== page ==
Protests in Mumbai, trains halted over Bhima-Koregaon violence

The protesters stopped local train services at the Govandi and Chembur railway stations of the Harbour Line

The anger over marking the 200th anniversary of Bhima Koregaon battle in pune district of Maharashtra continued on Tuesday as protestors disrupted suburbs and local train services on the Harbour Line.

The protesters blocked roads in several areas of Mumbai, forced shops to shut down and also attacked a journalist of a television news channel.

The Dalits called for a Maharashtra bandh tomorrow.

In a latest development, the central railway suspended suburban services between Kurla and Vashi on its harbour corridor and is running special services between CSMT-Kurla and Vashi-Panvel section.

An announcement regarding the same is being made at all stations of the central railway.

Angered over the death of a person at the event organised to mark the anniversary in Pune yesterday, several groups of people had come out in protest this morning in the eastern suburbs of Chembur, Vikhroli, Mankhurd and Govandi, and forced shops and establishments to shut down, an official said.

A news channel journalist was attacked by a group of protesters in the Amar Mahal area. However, he escaped unhurt, eyewitnesses said.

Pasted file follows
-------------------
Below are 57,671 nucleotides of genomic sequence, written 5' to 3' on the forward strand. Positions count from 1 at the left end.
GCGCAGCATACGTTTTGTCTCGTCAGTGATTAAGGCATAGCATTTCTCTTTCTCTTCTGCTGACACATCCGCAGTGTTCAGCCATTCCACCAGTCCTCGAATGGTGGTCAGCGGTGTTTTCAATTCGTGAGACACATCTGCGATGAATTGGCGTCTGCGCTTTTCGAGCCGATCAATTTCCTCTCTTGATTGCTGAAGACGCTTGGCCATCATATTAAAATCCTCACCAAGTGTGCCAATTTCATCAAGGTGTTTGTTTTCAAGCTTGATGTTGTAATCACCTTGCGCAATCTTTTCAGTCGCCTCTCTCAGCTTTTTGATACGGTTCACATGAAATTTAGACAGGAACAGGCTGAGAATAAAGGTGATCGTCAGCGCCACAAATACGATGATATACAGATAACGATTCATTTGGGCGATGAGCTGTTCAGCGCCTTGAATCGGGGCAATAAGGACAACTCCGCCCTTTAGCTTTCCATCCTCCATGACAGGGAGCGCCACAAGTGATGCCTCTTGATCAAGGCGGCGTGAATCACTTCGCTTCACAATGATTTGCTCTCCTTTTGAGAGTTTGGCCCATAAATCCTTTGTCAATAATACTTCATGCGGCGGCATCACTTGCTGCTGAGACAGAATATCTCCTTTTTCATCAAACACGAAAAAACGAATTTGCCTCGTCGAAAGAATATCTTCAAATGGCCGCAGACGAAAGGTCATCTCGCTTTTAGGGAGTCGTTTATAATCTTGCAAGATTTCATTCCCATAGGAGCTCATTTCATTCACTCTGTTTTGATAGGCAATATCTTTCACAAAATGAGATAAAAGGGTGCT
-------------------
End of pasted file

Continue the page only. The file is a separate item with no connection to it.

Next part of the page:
Hundreds of protesters gathered in Priyadarshini, Kurla, Sidharth Colony and Amar Mahal areas on the Eastern Express Highway, took out processions and raised slogans against the government and the administration, he said.

The protesters stopped local train services at the Govandi and Chembur railway stations of the Harbour Line.

Central Railway’s Chief PRO Sunil Udasi said the agitators came out on tracks and stopped the suburban services, though the railways has nothing to do with the incident.

The event to mark 200th anniversary of the Bhima-Koregaon battle, in which forces of the East India Company defeated Peshwa’s army, was yesterday marred by incidents of violence, in which one person was killed.

Dalit leaders commemorate the British victory, as it is believed that soldiers from the Mahar community — then considered untouchable — were part of the East India Company’s forces.

However, some right-wing groups in Pune had expressed opposition to celebration of the British victory. Read more

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